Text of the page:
When cloud computing first emerged, would-be customers worried their data might not be secure in it. Much has changed since then. Even the Intelligence Community (IC) and the Department of Defense (DoD) — institutions that clearly prioritize security — have determined they can’t afford not to be in the cloud.

Several new DoD contracts are going out this year to build new cloud-based services that will span the entire agency. And numerous defense leaders have publicly stated that they now see cloud computing as not only convenient and cost-effective, but profoundly necessary for a U.S. military that seeks to boost its capabilities for taking on twenty-first-century security threats.

Those contracts include one $8 billion Defense Enterprise Office Solution (DEOS) contract to build an agency-wide, cloud-based system that provides integrated email, content management, voice, and other information-technology platforms and services. More than three-million military personnel will use DEOS when it is finished, according to the DoD’s Defense Information Systems Agency, which issued a draft request for proposals for this project last month. A final request for proposals is expected to go out at a to-be-determined date later this year. An even larger $10 billion sum will go to the winner of another contract, the Joint Enterprise Defense Infrastructure (JEDI) cloud project. The DoD’s Cloud Executive Steering Group, which will issue the award, said that that the JEDI cloud service will stretch across the full breadth of the DoD and provide a wide swath of storage programs, network infrastructure, and platforms for servers and software. The steering group intends to send out a final request for proposals for JEDI this month and make an award by the end of September.

The DoD’s Strategic Capabilities Office (SCO) is paving the way for JEDI. In the meantime; Navy Capt. David McAllister, SCO program manager, said that the SCO is working out the details of JEDI implementation now with the Defense Digital Service and Defense Innovation Unit Experimental.

The three offices’ workload includes migrating core DoD services to the cloud, streamlining security and infrastructure, and modifying data management and advanced analytics—all to be completed by fiscal-year 2019, with additional, more sophisticated capabilities to come online the following year, McAllister said. He added that the three offices are trying to “validate the capabilities within JEDI” and see what kinds of “warfighting advantage and back-office efficiencies” JEDI can deliver.

DoD Looks to the commercial sector to Maintain its advantage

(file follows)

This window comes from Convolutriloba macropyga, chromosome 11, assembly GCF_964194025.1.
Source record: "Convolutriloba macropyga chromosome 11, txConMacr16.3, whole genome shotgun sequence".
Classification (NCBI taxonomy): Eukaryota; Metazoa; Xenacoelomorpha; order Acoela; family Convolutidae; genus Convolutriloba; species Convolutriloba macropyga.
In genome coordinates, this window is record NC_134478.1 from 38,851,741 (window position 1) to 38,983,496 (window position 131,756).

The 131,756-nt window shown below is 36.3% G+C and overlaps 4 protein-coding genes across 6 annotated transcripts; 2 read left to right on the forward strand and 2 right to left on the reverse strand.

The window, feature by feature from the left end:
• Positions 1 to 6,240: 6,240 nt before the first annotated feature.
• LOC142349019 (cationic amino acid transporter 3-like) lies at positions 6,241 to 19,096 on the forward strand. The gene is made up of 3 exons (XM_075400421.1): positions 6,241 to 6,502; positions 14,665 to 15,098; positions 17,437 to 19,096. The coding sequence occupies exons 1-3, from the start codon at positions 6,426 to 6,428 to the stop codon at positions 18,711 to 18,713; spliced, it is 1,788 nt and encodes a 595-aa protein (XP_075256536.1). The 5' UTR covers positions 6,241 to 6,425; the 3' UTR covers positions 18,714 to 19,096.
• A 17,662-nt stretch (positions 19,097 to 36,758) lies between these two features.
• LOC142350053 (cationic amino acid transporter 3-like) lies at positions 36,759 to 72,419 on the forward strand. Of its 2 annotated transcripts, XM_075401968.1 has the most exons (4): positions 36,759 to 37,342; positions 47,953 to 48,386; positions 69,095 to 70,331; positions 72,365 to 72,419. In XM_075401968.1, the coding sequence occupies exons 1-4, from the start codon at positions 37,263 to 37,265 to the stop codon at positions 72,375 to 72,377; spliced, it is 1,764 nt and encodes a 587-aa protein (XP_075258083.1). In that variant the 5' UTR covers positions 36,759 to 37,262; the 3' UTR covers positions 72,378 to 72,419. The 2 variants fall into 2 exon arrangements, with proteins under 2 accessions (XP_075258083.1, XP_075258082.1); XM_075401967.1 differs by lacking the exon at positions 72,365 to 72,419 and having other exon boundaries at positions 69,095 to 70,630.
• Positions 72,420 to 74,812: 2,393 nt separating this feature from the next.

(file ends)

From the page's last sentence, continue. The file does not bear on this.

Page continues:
A bigger defense trend is underway here. Last September, Deputy Secretary of Defense Patrick Shanahan declared that the DoD will be aggressively accelerating its adoption of commercial cloud services, arguing that it is “critical to maintaining our military’s technological advantage.”

This strikes a sharp contrast with the rest of the federal government. A government-wide Cloud Computing Initiative went into effect in 2009, and the Office of Management and Budget challenged every agency to spend 15% or more of their IT funds on cloud service by 2016. Not one agency met the target. And a recent White House American Technology Council report complained that “impediments in policy, resource allocation, and agency prioritization” have resulted in slow uptake of cloud-based offerings in the federal sector.

None of these impediments are stopping the DoD, however. And it’s not hard to see why: the need to stay technologically ahead of America’s adversaries.

It’s not just that cloud computing is cheaper, more agile, or easier to use than conventional systems—though it arguably is all three. It’s that the cloud is increasingly the main gateway to accessing breakthrough technologies that all of the world’s leading militaries aspire to have: artificial intelligence, machine learning, data analytics, virtual and augmented reality, and “blockchain” technology for encrypting data; to name a few. Each of these is emerging in the cloud as service offerings. Some, such as blockchain, actually work only on cloud-based platforms.

The blockchain: it’s not just for bitcoin

Blockchain commands great interest within DoD and other federal agencies because it offers a potentially extra-secure way to protect online communications and transactions from hackers. Machine learning and robotics are high-priority along with it, because fast data-gathering and data-analysis are becoming more and more vital to defense operations. And as they do, the need to develop AI and enhanced computational systems for crunching the data only grows.

“The (DoD) now views AI and other critical emerging technologies as cornerstones of its own long-term strategy to gain competitive advantage by automating and accelerating battlefield intelligence, operations, and decision-making,” wrote Dominic Delmolino, chief technology officer of Accenture Federal Services, in a post on Nextgov. “It recognizes that commercial cloud providers are pioneering technologies in this field and their pace of innovation is extremely rapid.”

Being a fully prepared twenty-first-century fighting force means going wherever the technology innovation is. And for the foreseeable future, that means going into the cloud.

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Rick Docksai is a Department of Defense writer-editor who covers defense, public policy, and science and technology news. He earned a Master's Degree in Journalism from the University of Maryland in 2007.
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